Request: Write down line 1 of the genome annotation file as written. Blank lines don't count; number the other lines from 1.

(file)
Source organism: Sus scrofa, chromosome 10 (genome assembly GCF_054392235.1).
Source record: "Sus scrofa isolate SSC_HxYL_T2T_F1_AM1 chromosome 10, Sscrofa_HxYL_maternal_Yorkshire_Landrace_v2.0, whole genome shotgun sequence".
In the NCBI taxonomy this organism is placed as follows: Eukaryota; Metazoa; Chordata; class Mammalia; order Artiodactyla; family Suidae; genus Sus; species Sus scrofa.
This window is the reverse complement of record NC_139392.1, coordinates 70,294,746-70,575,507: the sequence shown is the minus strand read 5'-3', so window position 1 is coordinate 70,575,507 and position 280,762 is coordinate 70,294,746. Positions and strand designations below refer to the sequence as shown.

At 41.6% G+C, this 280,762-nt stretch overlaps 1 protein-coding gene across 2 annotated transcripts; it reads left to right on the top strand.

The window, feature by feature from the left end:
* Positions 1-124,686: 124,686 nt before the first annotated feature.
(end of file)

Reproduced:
Source organism: Sus scrofa, chromosome 10 (genome assembly GCF_054392235.1).